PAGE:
A top government official has slammed local authorities for unnecessarily fanning resistance towards rate payment by residents who quite often watch managers squander the same rates through lavish spending while service delivery is placed at the tail end of the priority list.
Christopher Shumba, who is Principal Director with the Local Government Ministry was addressing local authorities at a Local Authorities Capacity Enhancement Project (LACEP) on public finance management in Kwekwe Tuesday.
Most local authorities are owed millions in unpaid rates by households, companies and even government departments.
The rate payers have not been too keen to settle the arrears with signs many were struggling to make ends meet.
However, in his address, Shumba said this could also be signs of resistance by rate payers appalled by unbridled appetite to spend on things which had no direct relationship with service delivery by both managers and councillors.
"We must not be too demanding for a luxurious lifestyle from rate payers because this will lead to resistance by rate payers to settle their bills," he said.
"The resistance is mainly caused by the fact that residents have lost faith with local authorities because of betrayed expectations and non-delivery of services."
Shumba spoke of how councillors were always demanding a review of their allowances instead of bringing up service delivery matters each time they held meetings with central government.
"Our councils must prioritise service delivery," he said.
"We recently met with councillors for induction workshops. The issue which dominated discourse was a review of allowances and not service delivery."
The situation, Shumba said, was the same with council employees who are also demanding salary reviews with councils in many cases still owing them salary arrears.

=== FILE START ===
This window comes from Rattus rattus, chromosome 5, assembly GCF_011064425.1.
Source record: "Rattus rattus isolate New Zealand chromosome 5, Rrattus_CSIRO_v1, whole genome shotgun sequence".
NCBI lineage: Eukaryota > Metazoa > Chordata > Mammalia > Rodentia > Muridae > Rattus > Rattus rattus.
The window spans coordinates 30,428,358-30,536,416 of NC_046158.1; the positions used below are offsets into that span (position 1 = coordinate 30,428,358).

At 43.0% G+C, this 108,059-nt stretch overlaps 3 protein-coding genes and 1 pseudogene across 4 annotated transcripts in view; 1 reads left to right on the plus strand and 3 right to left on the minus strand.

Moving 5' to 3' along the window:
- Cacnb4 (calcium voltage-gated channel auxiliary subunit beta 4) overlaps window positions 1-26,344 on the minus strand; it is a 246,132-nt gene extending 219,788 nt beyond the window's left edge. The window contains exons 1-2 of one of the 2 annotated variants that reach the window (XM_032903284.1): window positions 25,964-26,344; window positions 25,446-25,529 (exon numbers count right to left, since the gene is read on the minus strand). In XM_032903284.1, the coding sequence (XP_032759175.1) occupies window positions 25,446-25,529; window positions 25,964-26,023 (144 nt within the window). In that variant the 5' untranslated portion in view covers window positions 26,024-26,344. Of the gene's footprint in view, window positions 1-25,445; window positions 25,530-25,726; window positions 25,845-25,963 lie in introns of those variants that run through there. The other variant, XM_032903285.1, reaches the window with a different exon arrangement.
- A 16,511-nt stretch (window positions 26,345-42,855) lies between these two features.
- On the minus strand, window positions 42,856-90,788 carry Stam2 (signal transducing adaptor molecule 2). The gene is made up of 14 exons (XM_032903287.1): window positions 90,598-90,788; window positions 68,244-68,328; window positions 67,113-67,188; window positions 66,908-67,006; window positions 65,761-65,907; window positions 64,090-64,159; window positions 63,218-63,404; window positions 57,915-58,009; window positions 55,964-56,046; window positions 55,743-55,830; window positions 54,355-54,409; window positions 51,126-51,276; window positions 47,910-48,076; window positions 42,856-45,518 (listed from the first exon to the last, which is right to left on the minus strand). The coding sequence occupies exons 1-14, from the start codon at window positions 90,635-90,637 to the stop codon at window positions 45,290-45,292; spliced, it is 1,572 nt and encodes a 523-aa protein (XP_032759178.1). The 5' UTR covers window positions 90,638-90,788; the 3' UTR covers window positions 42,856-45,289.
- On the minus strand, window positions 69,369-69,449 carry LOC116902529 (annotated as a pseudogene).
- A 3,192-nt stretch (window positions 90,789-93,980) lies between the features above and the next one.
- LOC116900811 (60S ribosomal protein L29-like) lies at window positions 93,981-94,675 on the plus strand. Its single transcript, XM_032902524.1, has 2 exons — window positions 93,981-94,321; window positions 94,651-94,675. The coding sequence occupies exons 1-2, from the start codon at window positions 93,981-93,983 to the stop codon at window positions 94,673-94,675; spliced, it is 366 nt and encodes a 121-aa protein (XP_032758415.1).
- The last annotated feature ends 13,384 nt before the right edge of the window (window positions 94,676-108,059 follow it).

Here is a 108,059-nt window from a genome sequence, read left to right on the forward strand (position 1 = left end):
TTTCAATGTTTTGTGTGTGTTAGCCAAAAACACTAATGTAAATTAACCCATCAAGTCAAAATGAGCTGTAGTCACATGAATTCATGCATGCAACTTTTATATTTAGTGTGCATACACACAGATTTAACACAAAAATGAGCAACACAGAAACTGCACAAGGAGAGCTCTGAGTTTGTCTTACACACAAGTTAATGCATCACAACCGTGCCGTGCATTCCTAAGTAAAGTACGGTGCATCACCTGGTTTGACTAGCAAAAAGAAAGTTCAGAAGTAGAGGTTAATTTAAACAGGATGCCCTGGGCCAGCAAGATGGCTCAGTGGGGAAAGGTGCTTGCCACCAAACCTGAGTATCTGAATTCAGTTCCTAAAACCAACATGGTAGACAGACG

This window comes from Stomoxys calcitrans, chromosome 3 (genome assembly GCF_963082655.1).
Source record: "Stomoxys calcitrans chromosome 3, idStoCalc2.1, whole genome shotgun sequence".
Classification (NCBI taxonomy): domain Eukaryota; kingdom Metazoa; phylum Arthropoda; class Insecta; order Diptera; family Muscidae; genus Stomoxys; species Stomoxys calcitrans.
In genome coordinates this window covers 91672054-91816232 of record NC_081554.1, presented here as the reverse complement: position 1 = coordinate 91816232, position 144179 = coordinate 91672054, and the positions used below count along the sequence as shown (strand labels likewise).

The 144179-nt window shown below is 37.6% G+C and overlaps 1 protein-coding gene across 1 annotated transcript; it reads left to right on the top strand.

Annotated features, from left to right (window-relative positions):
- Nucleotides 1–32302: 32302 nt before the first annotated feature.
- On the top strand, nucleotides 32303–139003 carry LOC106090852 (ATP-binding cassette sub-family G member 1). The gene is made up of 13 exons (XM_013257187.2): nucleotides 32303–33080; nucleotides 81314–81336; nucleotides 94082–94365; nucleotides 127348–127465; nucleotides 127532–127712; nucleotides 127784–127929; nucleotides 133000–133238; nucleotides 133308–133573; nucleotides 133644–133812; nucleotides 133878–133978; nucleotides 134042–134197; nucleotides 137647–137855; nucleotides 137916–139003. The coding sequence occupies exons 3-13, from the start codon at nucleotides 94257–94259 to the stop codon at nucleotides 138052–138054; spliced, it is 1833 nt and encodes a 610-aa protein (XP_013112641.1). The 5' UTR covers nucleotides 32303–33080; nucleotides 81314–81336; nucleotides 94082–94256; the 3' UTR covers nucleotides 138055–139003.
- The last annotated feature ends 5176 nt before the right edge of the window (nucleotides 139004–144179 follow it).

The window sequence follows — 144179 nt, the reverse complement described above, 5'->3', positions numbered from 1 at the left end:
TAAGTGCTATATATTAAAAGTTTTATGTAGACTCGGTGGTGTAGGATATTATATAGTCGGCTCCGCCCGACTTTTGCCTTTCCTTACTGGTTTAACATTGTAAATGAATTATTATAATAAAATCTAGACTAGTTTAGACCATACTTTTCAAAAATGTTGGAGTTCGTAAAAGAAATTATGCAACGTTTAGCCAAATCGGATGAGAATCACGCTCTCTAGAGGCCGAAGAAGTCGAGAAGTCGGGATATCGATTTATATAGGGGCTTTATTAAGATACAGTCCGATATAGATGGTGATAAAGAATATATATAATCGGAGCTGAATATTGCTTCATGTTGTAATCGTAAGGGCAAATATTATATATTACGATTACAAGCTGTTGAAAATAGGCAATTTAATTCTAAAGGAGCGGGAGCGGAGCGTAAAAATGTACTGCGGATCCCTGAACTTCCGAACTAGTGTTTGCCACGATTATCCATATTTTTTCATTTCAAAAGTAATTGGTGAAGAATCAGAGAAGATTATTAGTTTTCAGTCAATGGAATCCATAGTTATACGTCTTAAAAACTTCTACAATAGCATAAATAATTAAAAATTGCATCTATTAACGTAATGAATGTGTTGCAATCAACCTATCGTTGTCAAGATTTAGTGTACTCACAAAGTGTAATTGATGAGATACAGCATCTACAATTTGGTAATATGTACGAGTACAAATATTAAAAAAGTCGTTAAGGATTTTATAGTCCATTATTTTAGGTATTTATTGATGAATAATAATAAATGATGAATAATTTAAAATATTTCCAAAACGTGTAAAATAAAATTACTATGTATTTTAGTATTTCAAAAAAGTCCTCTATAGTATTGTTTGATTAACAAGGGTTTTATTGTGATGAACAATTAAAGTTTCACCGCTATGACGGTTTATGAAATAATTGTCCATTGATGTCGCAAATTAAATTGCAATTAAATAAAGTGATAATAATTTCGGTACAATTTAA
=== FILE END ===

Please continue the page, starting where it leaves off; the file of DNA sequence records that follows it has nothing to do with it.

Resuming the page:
He called on councils to seek alternative ways of revenue collection as opposed to always transferring the burden to rate payers.
"When you see that there is no service delivery, it means there is no money and in most cases it's the issue of lack of proper financial management.
"In most cases, local authorities find themselves with resources around them but they might not know how to sufficiently tap into the resource so that they will sufficiently fund their projects," he said.
The government call comes at a time when most local authorities have increased their budgets for next year to try and match the current economic situation where prices of goods and services have gone up.
Residents have mostly been against the proposed budgets leading to clashes with their councils.
In Kwekwe alone, residents are up in arms with the local authority for allegedly prioritising the purchase of luxurious vehicles for senior management and the mayor at the expense of service delivery.
Kwekwe city is set to splurge $240 000 on three top of the range vehicles for two senior officials and the mayor.